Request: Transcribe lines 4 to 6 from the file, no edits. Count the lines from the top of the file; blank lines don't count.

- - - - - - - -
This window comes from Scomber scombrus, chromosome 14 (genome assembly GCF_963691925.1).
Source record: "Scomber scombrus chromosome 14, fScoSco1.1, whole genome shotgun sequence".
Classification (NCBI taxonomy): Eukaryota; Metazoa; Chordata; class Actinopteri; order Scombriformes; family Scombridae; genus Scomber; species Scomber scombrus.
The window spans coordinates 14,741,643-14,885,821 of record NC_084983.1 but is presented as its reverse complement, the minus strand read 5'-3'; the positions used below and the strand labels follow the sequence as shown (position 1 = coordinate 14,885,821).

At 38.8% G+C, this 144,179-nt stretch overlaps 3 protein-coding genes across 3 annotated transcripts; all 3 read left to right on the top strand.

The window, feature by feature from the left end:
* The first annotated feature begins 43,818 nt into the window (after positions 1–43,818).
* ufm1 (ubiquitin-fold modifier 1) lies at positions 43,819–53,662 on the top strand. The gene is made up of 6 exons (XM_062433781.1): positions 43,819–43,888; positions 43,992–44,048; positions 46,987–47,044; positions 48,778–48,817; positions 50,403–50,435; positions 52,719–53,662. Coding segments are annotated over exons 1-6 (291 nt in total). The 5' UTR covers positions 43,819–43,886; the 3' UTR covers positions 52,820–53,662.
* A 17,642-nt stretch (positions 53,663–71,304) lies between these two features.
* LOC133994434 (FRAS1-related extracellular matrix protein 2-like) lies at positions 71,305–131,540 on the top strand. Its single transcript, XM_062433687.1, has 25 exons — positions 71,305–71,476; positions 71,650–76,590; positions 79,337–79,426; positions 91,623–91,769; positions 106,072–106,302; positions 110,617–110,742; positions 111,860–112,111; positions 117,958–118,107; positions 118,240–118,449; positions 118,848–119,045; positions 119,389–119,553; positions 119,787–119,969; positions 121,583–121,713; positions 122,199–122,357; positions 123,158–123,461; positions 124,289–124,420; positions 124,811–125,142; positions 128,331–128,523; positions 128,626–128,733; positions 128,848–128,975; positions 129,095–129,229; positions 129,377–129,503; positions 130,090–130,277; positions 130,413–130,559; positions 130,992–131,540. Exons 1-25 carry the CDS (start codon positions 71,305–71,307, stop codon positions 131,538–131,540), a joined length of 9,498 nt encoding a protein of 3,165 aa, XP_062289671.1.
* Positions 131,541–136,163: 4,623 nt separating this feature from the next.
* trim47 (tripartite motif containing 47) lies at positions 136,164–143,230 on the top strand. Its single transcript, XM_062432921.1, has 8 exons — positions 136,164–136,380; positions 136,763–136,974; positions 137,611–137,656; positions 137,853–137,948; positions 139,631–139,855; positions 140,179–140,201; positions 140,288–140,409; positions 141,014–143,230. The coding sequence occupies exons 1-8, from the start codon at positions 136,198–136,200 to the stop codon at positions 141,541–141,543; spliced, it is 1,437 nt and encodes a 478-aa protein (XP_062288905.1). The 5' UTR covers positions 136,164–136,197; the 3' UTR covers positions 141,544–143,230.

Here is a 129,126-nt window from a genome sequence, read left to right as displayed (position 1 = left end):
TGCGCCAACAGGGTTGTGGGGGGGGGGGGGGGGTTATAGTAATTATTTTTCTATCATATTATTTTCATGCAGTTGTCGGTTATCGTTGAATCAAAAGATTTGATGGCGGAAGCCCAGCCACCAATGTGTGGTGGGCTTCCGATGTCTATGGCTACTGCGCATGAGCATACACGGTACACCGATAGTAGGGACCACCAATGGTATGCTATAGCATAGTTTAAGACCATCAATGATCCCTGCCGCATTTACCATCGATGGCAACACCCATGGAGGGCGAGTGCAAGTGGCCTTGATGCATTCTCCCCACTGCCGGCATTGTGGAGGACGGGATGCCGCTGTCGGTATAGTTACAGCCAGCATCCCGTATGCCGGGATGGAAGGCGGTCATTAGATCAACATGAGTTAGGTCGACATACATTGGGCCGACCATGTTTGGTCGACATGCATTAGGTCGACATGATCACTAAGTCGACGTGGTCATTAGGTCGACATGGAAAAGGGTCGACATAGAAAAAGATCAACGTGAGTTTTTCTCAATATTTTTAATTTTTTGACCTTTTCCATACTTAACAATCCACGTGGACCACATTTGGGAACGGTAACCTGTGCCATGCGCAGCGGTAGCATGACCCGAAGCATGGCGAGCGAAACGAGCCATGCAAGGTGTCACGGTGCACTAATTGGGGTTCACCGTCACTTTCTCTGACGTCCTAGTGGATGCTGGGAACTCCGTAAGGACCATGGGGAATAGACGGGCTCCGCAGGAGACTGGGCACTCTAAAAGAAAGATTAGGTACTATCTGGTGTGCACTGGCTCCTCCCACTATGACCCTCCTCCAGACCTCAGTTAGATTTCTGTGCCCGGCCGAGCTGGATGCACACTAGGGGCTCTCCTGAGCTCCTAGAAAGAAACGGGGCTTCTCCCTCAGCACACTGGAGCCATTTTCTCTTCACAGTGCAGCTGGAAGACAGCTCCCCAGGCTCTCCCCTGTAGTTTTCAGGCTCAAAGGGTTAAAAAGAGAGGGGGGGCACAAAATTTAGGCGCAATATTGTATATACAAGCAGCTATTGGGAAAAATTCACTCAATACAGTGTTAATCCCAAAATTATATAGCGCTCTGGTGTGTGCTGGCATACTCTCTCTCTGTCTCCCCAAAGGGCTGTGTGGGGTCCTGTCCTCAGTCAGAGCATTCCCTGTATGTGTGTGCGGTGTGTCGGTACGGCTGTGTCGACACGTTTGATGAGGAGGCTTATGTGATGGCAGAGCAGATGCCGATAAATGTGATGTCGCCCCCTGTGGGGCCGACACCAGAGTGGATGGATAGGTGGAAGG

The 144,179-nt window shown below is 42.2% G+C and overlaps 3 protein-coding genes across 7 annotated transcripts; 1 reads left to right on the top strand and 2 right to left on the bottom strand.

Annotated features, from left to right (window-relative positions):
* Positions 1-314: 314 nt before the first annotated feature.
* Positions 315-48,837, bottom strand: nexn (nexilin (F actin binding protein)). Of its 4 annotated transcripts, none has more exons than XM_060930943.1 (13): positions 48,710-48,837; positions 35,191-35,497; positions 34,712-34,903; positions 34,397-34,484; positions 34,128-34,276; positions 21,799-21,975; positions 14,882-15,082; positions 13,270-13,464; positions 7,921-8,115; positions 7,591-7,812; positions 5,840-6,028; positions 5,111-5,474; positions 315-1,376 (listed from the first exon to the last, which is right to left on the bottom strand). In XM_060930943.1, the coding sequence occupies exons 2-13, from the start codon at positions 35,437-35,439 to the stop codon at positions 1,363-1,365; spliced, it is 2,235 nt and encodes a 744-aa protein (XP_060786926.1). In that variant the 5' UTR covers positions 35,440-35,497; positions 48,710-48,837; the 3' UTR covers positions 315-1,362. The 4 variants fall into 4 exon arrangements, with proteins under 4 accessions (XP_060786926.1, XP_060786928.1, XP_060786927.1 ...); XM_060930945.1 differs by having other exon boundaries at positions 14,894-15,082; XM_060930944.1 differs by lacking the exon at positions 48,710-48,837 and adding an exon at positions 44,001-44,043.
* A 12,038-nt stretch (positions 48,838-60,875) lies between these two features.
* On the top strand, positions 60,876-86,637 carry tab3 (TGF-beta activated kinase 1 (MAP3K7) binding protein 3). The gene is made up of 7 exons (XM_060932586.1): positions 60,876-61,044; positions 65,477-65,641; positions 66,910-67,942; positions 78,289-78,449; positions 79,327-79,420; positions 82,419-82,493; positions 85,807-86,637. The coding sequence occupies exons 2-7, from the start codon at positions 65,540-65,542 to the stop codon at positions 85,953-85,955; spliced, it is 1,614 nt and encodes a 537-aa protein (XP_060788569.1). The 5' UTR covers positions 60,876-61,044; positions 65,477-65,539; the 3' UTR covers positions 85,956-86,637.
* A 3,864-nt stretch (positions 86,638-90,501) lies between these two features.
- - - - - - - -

The window spans coordinates 14,741,643-14,885,821 of record NC_084983.1 but is presented as its reverse complement, the minus strand read 5'-3'; the positions used below and the strand labels follow the sequence as shown (position 1 = coordinate 14,885,821).

At 38.8% G+C, this 144,179-nt stretch overlaps 3 protein-coding genes across 3 annotated transcripts; all 3 read left to right on the top strand.

The window, feature by feature from the left end: